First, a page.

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espite what national party orga- the party’s downnizations like the Democratic ballot officeholdCongressional Campaign Com- ers, but at least mittee and the National Republican as much blame — Campaign Committee say, conven- and likely much tional definitions of candidate quality more — belongs BILLY are not leading to progressive wins in with the party FLEMING 2018. Candidate recruitment typically staff, consultants Guest Columnist centers on finding people who either and officials who have previous experience in elected or failed over and over again to think appointed office or an ability to raise more creatively about how to define significant funds from already existing candidate quality in an era of dwinnetworks, or both. dling power within the formal party In an analysis made with John Ray apparatus. and Jesse Bacon, we find little evidence That’s already changing in Arkansas, that those factors are what’s behind the where the state’s Democratic Party is burgeoning blue wave in 2018. In fact, fielding a historically large, diverse and the latter measure — an ability to raise young slate of candidates. In Northwest money from existing networks — has Arkansas, Moms Demand Action and had almost no impact on state legisla- Ozark Indivisible are vetting candidates tive elections post-Trump. during their regular meetings. CandiAs we’ve posited for some time now, dates from Jared Henderson (goverthe force behind the Democratic wave nor) to Joshua Mahony (3rd District isn’t a slew of corporate lawyers, politi- Congress) and Nicole Clowney (state cal legacies and small-business own- District 86 representative) have gone in ers self-funding their campaigns. It’s search of support, rightfully recognizthe grassroots fire that ignited in the ing that the nexus of political power has, days and weeks after President Trump’s for better or worse, shifted from the election — a fire that hasn’t dimmed parties to the activists this year. This is a shade in nearly 18 months. Groups especially true in the case of Clowney, like Moms Demand Action, Indivis- who founded the Northwest Arkansas ible and Color of Change aren’t just chapter of Moms Demand Action and knocking on doors, making the calls often cites her experience in that group and raising the money that helps win as a motivation for her campaign. elections — they’re putting forward One thing wave elections often do candidates of their own, and they’re is accelerate political forces that are doing it everywhere. already in motion. For Republicans, This isn’t to say that money and the tea party wave of 2010-14 did just experience in politics are irrelevant. that for a long-simmering conservaClearly that isn’t true. Particularly on tive movement in Arkansas. The year the experience side, it’s vital that gov- 2018 can be the start of something simiernment be run by officials who both lar for Democrats in Arkansas and, as believe in its purpose and possess some our analysis shows, it may not require modicum of understanding for how it unprecedented fundraising dollars to can and should function. As President do it. As political giving has shifted Obama used to say, government is good away from parties and toward candiwhen the people in it are good — elected dates and outside organizations, the or appointed. nexus of political power has moved But we do believe that they’re vastly to its rightful place: the grassroots. If overrated, and that for too long too Arkansas Democrats hope to begin the many people with too much power have process of rebuilding their power in used their importance as an excuse to the state this year, they’ll do what their exclude activists and newcomers from counterparts in Virginia, Oklahoma both parties. Obama often gets blamed and elsewhere have done: Let their for presiding over a hollowing out of grassroots lead.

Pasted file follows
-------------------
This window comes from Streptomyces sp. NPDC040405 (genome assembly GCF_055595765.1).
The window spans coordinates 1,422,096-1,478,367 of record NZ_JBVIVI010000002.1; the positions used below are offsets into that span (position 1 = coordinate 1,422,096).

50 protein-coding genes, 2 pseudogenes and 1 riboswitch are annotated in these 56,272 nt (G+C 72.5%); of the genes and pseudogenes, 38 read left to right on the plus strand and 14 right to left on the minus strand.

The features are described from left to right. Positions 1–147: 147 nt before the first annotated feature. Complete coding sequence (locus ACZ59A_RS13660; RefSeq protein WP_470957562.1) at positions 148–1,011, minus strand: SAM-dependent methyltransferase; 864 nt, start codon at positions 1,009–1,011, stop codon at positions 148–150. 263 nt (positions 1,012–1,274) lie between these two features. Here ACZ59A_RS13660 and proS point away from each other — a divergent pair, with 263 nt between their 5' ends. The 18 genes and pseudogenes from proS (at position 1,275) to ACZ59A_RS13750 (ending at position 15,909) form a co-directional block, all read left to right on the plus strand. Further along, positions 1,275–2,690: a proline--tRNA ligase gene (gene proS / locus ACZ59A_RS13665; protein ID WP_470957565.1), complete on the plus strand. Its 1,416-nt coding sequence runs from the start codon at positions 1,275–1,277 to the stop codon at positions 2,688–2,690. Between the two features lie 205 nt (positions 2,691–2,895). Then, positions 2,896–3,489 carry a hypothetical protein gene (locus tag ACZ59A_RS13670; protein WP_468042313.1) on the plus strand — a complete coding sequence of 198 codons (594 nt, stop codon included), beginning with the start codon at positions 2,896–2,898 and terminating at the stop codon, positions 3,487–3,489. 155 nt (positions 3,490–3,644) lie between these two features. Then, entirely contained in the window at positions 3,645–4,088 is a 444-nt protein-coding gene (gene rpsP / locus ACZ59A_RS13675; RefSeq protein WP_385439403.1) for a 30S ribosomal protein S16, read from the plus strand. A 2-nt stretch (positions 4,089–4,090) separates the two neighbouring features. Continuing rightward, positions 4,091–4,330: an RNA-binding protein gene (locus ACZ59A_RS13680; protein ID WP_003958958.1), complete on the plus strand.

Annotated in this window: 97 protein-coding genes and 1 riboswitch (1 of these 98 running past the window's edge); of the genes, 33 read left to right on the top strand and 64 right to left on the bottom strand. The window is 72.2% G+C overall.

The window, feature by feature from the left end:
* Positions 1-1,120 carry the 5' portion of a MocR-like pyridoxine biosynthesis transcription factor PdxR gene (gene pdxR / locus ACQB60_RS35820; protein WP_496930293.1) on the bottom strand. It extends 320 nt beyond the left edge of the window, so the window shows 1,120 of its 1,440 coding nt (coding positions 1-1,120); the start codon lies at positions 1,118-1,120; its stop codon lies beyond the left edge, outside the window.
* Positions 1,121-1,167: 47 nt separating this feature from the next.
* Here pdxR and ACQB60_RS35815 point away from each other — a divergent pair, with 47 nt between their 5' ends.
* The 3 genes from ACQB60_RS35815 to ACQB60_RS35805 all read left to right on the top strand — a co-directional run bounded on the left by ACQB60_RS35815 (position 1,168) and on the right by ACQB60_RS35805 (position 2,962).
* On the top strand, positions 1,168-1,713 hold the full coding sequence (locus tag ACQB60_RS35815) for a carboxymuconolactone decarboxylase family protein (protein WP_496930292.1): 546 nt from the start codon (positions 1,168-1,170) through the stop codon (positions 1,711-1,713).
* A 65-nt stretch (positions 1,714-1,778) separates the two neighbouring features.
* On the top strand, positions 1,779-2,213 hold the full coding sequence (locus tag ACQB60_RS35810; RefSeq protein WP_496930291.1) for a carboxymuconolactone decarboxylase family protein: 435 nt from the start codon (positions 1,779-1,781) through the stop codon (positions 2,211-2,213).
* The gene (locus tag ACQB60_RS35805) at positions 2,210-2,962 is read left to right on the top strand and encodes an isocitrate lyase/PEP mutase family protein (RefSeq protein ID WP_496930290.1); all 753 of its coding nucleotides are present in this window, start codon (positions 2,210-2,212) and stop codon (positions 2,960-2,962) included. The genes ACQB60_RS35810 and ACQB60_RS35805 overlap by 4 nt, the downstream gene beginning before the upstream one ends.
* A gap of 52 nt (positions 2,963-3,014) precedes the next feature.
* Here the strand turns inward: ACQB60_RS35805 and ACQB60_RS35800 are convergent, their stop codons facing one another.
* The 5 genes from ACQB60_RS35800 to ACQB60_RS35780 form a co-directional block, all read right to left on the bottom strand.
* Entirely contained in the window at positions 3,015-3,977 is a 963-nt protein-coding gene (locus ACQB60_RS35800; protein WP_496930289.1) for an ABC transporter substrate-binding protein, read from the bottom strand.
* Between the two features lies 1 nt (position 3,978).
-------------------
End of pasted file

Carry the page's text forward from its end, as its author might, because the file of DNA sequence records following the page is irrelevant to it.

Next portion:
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APRIL 19, 2018

ARKANSAS TIMES

Consistency